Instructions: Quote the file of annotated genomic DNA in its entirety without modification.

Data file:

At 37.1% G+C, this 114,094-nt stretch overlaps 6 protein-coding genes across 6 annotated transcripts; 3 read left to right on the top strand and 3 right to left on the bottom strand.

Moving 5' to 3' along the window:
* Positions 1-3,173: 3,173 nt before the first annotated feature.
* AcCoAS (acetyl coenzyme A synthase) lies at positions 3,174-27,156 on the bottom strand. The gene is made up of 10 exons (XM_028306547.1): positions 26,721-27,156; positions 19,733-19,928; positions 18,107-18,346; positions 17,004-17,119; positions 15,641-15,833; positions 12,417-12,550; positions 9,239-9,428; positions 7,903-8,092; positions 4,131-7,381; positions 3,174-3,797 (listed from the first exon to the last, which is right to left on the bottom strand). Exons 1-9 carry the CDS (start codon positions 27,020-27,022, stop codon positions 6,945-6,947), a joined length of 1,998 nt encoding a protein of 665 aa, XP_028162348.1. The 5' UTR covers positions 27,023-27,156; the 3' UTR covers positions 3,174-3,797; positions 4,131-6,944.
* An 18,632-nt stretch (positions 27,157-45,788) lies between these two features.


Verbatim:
At 37.1% G+C, this 114,094-nt stretch overlaps 6 protein-coding genes across 6 annotated transcripts; 3 read left to right on the top strand and 3 right to left on the bottom strand.

Moving 5' to 3' along the window:
* Positions 1-3,173: 3,173 nt before the first annotated feature.
* AcCoAS (acetyl coenzyme A synthase) lies at positions 3,174-27,156 on the bottom strand. The gene is made up of 10 exons (XM_028306547.1): positions 26,721-27,156; positions 19,733-19,928; positions 18,107-18,346; positions 17,004-17,119; positions 15,641-15,833; positions 12,417-12,550; positions 9,239-9,428; positions 7,903-8,092; positions 4,131-7,381; positions 3,174-3,797 (listed from the first exon to the last, which is right to left on the bottom strand). Exons 1-9 carry the CDS (start codon positions 27,020-27,022, stop codon positions 6,945-6,947), a joined length of 1,998 nt encoding a protein of 665 aa, XP_028162348.1. The 5' UTR covers positions 27,023-27,156; the 3' UTR covers positions 3,174-3,797; positions 4,131-6,944.
* An 18,632-nt stretch (positions 27,157-45,788) lies between these two features.